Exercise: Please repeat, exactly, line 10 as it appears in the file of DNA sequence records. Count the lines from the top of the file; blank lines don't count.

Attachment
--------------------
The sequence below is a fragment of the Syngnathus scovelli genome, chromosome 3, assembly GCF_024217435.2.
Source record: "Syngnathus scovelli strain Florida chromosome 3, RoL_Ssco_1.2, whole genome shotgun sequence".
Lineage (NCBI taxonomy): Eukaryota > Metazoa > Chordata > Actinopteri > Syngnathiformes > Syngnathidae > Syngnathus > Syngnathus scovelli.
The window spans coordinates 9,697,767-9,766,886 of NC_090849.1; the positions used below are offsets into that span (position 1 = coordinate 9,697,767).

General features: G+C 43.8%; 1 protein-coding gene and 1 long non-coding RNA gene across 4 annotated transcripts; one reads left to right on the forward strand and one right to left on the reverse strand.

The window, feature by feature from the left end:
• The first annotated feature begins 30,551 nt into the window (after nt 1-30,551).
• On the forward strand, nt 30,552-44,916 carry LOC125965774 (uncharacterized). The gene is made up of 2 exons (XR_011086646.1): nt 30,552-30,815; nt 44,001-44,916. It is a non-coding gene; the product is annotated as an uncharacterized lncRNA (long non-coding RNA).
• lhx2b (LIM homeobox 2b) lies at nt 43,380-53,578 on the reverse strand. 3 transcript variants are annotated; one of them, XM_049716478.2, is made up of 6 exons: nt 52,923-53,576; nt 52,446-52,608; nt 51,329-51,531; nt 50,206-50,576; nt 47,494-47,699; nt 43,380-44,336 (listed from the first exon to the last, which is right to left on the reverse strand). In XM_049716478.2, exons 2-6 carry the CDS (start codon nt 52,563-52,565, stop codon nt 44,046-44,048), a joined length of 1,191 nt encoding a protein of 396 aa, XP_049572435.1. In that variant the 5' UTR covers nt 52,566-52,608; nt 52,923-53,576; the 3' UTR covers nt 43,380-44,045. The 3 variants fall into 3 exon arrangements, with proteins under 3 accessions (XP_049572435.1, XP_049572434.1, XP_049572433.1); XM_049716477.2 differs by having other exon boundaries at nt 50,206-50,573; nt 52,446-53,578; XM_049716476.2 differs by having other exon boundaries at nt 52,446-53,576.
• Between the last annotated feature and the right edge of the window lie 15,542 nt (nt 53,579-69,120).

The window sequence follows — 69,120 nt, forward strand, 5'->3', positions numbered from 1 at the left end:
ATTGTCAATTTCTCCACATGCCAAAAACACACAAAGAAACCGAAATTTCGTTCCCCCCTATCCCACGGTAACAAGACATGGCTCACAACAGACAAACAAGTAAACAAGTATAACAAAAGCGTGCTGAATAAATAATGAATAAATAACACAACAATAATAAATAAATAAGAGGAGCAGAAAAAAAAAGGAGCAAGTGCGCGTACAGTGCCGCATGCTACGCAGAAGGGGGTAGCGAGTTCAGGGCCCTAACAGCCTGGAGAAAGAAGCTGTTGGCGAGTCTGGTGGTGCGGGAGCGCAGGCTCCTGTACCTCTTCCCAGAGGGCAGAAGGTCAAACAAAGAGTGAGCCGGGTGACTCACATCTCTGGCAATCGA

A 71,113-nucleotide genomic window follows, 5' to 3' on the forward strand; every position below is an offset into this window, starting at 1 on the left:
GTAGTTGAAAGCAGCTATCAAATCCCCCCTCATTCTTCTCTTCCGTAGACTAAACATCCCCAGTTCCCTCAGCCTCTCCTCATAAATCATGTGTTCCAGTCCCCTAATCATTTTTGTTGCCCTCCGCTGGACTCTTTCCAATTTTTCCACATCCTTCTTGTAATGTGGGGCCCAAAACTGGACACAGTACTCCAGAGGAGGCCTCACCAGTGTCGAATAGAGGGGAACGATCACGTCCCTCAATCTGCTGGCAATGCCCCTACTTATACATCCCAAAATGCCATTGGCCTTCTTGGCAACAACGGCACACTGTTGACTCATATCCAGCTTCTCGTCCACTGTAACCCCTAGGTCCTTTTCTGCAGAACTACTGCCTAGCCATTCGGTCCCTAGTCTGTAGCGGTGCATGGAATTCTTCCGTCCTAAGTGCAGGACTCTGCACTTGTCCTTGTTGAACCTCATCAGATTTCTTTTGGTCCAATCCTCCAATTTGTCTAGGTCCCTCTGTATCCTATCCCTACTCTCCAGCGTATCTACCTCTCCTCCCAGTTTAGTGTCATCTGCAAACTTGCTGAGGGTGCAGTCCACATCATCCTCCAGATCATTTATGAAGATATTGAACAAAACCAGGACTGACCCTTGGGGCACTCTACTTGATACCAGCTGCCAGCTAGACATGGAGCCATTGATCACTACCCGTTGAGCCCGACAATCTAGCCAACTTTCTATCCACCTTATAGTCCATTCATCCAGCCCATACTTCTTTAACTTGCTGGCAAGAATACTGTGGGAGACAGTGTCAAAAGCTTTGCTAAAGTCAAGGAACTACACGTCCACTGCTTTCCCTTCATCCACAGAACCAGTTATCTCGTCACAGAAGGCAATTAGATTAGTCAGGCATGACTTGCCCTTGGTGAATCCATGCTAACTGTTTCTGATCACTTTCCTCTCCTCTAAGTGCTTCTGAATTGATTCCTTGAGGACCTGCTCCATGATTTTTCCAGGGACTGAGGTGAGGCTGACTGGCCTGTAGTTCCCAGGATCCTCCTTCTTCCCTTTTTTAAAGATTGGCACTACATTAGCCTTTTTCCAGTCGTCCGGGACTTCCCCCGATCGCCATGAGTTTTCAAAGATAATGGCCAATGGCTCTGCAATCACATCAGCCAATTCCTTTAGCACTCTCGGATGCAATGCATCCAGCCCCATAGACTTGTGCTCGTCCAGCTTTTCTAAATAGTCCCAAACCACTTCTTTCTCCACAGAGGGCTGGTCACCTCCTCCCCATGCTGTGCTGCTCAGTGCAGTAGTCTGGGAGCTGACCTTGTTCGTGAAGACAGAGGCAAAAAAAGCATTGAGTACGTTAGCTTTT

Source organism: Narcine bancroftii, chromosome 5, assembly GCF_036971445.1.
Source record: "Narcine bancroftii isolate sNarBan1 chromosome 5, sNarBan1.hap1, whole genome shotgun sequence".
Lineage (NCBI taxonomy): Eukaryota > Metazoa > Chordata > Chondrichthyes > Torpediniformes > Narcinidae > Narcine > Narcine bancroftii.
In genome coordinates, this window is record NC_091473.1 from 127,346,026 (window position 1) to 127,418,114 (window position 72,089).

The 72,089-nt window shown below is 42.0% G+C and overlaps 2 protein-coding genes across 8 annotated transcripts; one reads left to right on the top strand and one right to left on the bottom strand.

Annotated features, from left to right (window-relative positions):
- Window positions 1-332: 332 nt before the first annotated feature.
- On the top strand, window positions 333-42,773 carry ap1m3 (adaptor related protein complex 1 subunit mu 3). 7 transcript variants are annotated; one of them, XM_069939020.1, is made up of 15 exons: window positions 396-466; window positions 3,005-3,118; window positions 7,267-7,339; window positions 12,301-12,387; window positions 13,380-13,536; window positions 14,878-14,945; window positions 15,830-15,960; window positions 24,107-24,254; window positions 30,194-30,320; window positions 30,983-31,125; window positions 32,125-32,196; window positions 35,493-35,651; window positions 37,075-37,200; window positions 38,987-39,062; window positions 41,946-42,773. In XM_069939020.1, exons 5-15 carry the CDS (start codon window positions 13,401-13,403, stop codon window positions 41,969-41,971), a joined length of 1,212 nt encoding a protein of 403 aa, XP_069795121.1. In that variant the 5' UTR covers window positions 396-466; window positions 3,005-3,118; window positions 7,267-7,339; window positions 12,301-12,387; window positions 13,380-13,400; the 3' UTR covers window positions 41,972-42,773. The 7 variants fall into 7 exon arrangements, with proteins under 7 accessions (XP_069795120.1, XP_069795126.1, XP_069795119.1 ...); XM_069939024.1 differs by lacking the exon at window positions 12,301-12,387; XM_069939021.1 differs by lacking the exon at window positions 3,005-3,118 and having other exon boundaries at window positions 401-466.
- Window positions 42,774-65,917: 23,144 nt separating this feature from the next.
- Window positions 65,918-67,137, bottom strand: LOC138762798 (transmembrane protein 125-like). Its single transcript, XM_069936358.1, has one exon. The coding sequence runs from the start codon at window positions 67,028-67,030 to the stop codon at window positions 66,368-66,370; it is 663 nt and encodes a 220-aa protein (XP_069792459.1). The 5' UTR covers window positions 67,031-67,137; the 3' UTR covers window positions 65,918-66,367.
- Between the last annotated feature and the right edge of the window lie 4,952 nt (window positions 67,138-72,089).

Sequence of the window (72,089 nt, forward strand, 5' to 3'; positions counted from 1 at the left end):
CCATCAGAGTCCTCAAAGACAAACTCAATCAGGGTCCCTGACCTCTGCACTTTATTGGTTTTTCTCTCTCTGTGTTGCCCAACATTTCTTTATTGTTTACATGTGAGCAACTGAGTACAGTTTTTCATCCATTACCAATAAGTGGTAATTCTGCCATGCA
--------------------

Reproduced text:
• Between the last annotated feature and the right edge of the window lie 15,542 nt (nt 53,579-69,120).